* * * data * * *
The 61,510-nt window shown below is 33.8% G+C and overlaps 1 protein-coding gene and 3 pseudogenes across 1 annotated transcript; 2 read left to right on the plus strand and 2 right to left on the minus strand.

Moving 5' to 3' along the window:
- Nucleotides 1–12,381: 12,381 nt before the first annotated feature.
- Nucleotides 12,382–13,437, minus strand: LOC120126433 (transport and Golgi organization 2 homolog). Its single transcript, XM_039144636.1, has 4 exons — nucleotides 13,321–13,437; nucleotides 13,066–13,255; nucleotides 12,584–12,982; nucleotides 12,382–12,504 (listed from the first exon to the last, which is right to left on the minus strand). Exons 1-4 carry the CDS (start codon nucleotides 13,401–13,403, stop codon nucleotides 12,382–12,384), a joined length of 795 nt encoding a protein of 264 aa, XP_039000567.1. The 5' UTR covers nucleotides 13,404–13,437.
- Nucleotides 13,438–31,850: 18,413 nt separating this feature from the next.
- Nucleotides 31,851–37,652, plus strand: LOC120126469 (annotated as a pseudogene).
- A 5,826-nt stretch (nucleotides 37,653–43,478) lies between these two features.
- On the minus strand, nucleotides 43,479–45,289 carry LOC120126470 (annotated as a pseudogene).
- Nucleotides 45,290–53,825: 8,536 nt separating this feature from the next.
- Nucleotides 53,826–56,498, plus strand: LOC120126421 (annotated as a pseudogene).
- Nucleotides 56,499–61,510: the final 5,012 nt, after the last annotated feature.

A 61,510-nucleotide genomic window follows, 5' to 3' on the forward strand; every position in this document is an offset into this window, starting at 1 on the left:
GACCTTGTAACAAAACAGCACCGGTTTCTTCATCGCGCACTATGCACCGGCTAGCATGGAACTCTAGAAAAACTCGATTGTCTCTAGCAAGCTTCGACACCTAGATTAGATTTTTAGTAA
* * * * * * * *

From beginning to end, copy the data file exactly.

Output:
The 61,510-nt window shown below is 33.8% G+C and overlaps 1 protein-coding gene and 3 pseudogenes across 1 annotated transcript; 2 read left to right on the plus strand and 2 right to left on the minus strand.

Moving 5' to 3' along the window:
- Nucleotides 1–12,381: 12,381 nt before the first annotated feature.
- Nucleotides 12,382–13,437, minus strand: LOC120126433 (transport and Golgi organization 2 homolog). Its single transcript, XM_039144636.1, has 4 exons — nucleotides 13,321–13,437; nucleotides 13,066–13,255; nucleotides 12,584–12,982; nucleotides 12,382–12,504 (listed from the first exon to the last, which is right to left on the minus strand). Exons 1-4 carry the CDS (start codon nucleotides 13,401–13,403, stop codon nucleotides 12,382–12,384), a joined length of 795 nt encoding a protein of 264 aa, XP_039000567.1. The 5' UTR covers nucleotides 13,404–13,437.
- Nucleotides 13,438–31,850: 18,413 nt separating this feature from the next.
- Nucleotides 31,851–37,652, plus strand: LOC120126469 (annotated as a pseudogene).
- A 5,826-nt stretch (nucleotides 37,653–43,478) lies between these two features.
- On the minus strand, nucleotides 43,479–45,289 carry LOC120126470 (annotated as a pseudogene).
- Nucleotides 45,290–53,825: 8,536 nt separating this feature from the next.
- Nucleotides 53,826–56,498, plus strand: LOC120126421 (annotated as a pseudogene).
- Nucleotides 56,499–61,510: the final 5,012 nt, after the last annotated feature.

A 61,510-nucleotide genomic window follows, 5' to 3' on the forward strand; every position in this document is an offset into this window, starting at 1 on the left:
GACCTTGTAACAAAACAGCACCGGTTTCTTCATCGCGCACTATGCACCGGCTAGCATGGAACTCTAGAAAAACTCGATTGTCTCTAGCAAGCTTCGACACCTAGATTAGATTTTTAGTAA